Rank (0) Views 5642 On Thu, Aug 18, 2011 10:08 AM, 1135 days ago

RALEIGH, N.C. (Aug. 18, 2011) – With dove season opening on Sept. 3, the N.C. Wildlife Resources Commission is encouraging hunters to purchase their licenses now by visiting www.ncwildlife.org. 

Some reciprocal license fees for Georgia, South Carolina, Tennessee and Virginia have changed. A list of reciprocal license fees for each state is on page 6 of the new 2011-12 North Carolina Inland Fishing, Hunting and Trapping Regulations Digest.

The last week of August is traditionally the busiest week of the year for hunting license sales. With opening day of dove season again falling on the long Labor Day weekend, a time when many beach-bound anglers purchase their Coastal Recreational Fishing Licenses, the agency expects a significant peak in license sales activity. 

To avoid the rush, sportsmen can go to the agency’s website at www.ncwildlife.org to purchase a hunting or fishing license for immediate use.

Other ways to purchase a license

Rank (0) Views 5057 On Thu, Aug 18, 2011 10:05 AM, 1135 days ago

RALEIGH, N.C. (Aug. 18, 2011) – One of the most popular hunting traditions in North Carolina is dove season, bringing family and friends together afield. The Home from the Hunt™ safety campaign reminds everyone to think before they pull the trigger.

“Always think twice – positively identifying your target and what is beyond it – before pulling the trigger,” said Travis Casper, state assistant hunter education coordinator with the N.C. Wildlife Resources Commission. “A rewarding hunting experience happens only when all hunters are safe and responsible.”

The 2011-12 season for mourning and white-winged dove is Sept. 3 – Oct. 8; Nov. 21 - Nov. 26 and Dec. 17 - Jan. 13. Daily bag limit is 15 and possession limit is 30. For doves, shooting hours are from noon until sunset on opening day only and from a half hour before sunrise until sunset thereafter.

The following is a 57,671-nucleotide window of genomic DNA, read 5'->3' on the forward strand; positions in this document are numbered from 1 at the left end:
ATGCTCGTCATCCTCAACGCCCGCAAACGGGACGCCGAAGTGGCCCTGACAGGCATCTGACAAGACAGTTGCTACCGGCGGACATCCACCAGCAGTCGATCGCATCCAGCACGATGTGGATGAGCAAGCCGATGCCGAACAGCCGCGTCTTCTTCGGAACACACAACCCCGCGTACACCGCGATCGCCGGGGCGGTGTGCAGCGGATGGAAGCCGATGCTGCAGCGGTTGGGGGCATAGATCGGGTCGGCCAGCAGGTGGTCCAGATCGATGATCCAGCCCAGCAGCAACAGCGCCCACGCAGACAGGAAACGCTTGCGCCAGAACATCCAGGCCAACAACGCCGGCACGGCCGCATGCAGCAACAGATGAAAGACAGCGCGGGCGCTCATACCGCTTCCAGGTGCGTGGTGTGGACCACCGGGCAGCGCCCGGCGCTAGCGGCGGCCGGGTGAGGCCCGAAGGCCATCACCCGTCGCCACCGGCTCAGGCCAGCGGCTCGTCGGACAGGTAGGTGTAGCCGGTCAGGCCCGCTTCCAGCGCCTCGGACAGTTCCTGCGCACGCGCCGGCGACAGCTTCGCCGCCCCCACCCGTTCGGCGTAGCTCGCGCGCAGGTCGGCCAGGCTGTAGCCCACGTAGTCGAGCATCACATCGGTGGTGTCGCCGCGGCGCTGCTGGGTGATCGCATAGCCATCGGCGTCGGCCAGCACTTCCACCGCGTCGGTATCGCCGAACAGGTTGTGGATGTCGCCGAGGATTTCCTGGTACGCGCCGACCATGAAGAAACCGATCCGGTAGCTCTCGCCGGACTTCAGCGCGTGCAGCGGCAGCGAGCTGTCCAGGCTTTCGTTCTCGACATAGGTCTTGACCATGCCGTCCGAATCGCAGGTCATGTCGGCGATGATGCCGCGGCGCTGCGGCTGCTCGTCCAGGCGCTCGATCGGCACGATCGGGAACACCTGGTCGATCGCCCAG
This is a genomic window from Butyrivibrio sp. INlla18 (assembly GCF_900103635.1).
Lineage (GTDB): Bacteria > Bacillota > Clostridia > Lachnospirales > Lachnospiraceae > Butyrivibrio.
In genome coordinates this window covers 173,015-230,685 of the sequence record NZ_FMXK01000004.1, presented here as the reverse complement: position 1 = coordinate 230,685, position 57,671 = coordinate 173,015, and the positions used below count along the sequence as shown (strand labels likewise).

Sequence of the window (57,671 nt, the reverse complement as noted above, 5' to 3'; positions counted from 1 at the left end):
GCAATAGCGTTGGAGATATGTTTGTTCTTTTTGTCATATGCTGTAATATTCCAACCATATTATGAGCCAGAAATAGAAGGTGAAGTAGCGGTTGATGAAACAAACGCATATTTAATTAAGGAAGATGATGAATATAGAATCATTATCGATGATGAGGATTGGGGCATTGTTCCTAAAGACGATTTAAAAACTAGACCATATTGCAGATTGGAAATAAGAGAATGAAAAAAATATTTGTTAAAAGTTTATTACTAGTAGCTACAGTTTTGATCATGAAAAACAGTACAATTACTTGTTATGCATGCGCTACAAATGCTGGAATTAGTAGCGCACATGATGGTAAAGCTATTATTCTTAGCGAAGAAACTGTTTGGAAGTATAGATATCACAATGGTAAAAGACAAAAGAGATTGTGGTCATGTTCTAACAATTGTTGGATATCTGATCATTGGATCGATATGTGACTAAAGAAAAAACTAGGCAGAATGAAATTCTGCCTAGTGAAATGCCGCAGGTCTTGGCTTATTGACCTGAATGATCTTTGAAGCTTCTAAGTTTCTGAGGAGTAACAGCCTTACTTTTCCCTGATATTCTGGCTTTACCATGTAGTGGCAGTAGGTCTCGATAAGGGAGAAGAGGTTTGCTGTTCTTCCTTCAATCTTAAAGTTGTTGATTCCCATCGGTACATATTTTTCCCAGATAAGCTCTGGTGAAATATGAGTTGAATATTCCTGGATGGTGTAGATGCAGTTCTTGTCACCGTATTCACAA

Be Safe
When hunting in a group, know wh

Rank (0) Views 3995 On Mon, Mar 28, 2011 12:00 AM, 1135 days ago

RALEIGH, N.C. (March 28, 2011) – The N.C. Wildlife Resources Commission will not stock the hatchery-supported section of the Linville River with trout this season, due to continuing work by Duke Energy to repair the dams on Lake James in Burke County.

Commission biologists will resume stocking the section starting March 2012.

Until stockings resume in the Linville River, anglers can visit other hatchery-supported trout waters nearby. These include Henry River in Burke County, Wilson Creek and Yadkin River in Happy Valley in Caldwell County, Rocky Broad River in Rutherford County, and Wildcat Lake in Banner Elk, in Avery County.

Anglers who want to fish other hatchery-supported waters in all 26 western North Carolina counties can download and print color-coded trout maps from the Commission’s website. The North Carolina Trout Fishing Maps book can be purchased from the N.C. Wild Store for $12.

 For more information on fishing in public, inland